On Saturday, New Zealand became one of the first countries in the world to welcome back crowds to professional sport. Around 20,000 packed Dunedin's Forsyth Barr Stadium, and more than 40,000 jammed into Eden Park.
How galling this was to watch for a little island like Rarotonga?
Some resort owners would have been huddled around their screens, watching 40,000 people jammed into an area not much bigger than their own properties, which sit empty.
So, what's happening here - why isn't a Pacific travel bubble happening now? Here are the reasons why.
Safely finding a way to open our borders with Australia is worth billions to our economy. But it gets a little complex when we start to figure out how to process passengers, without quarantining them.
Australia does not have the same elimination strategy as we do, with its Government aiming to "minimise the number of people becoming infected or sick with Covid-19".
Australia currently has around 380 active cases, with 18 new infections reported in the past 24 hours. In other words, if we let Australians into New Zealand, there is a risk of importing a case.
Our Government will take that risk, trusting the systems we’ve spent months building up will defeat any outbreak. Prime Minister Jacinda Ardern alluded to this, in a general sense, when she warned last week we would "almost certainly see cases here again".
We could start flying to Rarotonga tomorrow with little real risk. But what happens when the trans-Tasman bubble opens later this year? The Cook Islands wants Covid-19 free New Zealand tourists, but it would be dealing with an ANZAC bubble, where the Covid-19 status isn't clear.
Opening to Australia is risky, therefore if we’re already flying to the Pacific, they would be assuming that risk too.
We can't afford to export Covid-19 to the more vulnerable countries in the Pacific. The health systems wouldn't be able to cope with a sustained outbreak, and it could lead to a humanitarian disaster.
You and I are conjuring up images of a cocktail on the beach, whereas our health officials and politicians will be fearful of devastating pictures of swamped hospitals. The Cook Islands, for example, has no long term intensive care capacity. And then there would be the question of who let an outbreak happen - who is to blame?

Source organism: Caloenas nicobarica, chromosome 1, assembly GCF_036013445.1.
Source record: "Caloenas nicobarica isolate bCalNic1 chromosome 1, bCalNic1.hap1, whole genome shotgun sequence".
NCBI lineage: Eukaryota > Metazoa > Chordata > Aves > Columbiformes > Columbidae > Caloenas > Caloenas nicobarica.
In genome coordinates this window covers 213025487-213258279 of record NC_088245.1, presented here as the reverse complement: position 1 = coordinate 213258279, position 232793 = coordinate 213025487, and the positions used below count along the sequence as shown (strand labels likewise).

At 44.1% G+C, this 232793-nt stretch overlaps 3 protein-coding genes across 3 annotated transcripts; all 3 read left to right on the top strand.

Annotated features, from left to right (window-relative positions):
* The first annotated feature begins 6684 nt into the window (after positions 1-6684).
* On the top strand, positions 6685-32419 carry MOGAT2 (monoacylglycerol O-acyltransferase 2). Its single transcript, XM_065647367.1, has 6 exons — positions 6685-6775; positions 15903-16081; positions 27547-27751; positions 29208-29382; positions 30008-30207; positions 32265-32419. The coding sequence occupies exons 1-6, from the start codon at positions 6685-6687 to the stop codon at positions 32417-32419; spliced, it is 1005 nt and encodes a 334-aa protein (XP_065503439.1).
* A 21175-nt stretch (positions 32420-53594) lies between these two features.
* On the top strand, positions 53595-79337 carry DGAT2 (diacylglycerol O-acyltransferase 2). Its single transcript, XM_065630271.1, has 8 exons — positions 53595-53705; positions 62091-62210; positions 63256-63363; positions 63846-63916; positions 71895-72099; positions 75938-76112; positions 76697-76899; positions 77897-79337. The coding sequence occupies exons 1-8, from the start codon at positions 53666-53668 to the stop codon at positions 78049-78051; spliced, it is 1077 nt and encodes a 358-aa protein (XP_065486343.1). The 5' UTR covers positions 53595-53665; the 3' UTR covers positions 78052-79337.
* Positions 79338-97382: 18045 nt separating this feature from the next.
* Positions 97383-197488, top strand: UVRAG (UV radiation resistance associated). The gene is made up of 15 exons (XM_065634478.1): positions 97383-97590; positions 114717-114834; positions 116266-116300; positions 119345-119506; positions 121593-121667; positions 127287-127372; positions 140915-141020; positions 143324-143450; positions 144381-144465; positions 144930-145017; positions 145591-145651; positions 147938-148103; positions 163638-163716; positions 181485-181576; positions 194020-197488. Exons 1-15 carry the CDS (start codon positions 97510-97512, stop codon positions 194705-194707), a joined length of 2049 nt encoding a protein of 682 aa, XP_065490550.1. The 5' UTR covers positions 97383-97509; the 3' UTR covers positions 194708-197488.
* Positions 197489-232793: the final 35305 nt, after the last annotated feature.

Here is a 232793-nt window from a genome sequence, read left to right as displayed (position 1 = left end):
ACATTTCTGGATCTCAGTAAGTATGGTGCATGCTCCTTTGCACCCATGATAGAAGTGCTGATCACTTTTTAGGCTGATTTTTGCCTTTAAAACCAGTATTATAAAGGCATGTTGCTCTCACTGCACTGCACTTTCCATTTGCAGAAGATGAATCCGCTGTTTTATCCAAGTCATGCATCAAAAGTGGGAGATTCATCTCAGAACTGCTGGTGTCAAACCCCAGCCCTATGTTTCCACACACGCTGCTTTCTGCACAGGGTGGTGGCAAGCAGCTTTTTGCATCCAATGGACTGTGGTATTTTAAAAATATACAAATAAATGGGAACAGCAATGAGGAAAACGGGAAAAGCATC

There is another element here: protecting Kiwi travellers. If a case pops up in Australia while you're on holiday there, it will be managed without affecting you. If a case popped up while you were in Samoa or Rarotonga, the whole country could go into lockdown. And thousands of Kiwis may be stranded.
NEW ZEALAND’S LOCAL ECONOMY
Opening up the Pacific is a net loss to our economy. Just when we need Kiwis to travel around New Zealand and help revive ailing tourist operators, we'd be opening up the tropical Pacific in the middle of winter. Tens of millions of tourist dollars would head off-shore.
In contrast, opening up to Australia is a net gain, with our tourism market gaining access to 25 million people.
A WIDER TRAVEL BUBBLE
Let's not forget Jacinda Ardern has also alluded to a potential travel bubble with Singapore. You can see a distinct possibility that places like Australia, Taiwan, Singapore and New Zealand could have an active travel bubble next year. This would operate on the understanding that Covid-19 is controlled in each country, and if a case was imported, it could be quickly stamped out.
In this scenario, it is once again hard to see how the Pacific fits - because it simply doesn't have the systems to stamp out the disease. (That's aside from places like French Polynesia, and Fiji - which have had cases, and claimed to have eliminated them.)
SO WHAT WILL HAPPEN?
After the trans-Tasman bubble is established and systems tested, Pacific countries are likely to be invited into the bubble with the full facts: they are not dealing with a Covid-19-free New Zealand. They are dealing with an ANZAC alliance, where there is a small risk of Covid-19.
Prime Minister Jacinda Ardern confirmed as much on the AM Show this morning, saying she spoke to Cook Islands Prime Minister Henry Puna last week saying "one of the things we need to keep in mind is that the Cook Islands has to be happy, of course, to open to New Zealand - and also doing a little bit of thinking around whether or not they would be happy with the trans-Tasman arrangements as well. So it's making sure we can make that whole system work."
You could, of course, argue the other way around. We could start a travel bubble with safe countries like Rarotonga now, and only invite Australia once they have demonstrated their country is safe to join.
But at the moment, our eyes are on Australia - because it's a multi-billion game changer for our economy. And don't forget, an election is looming where the economy will be centre stage. –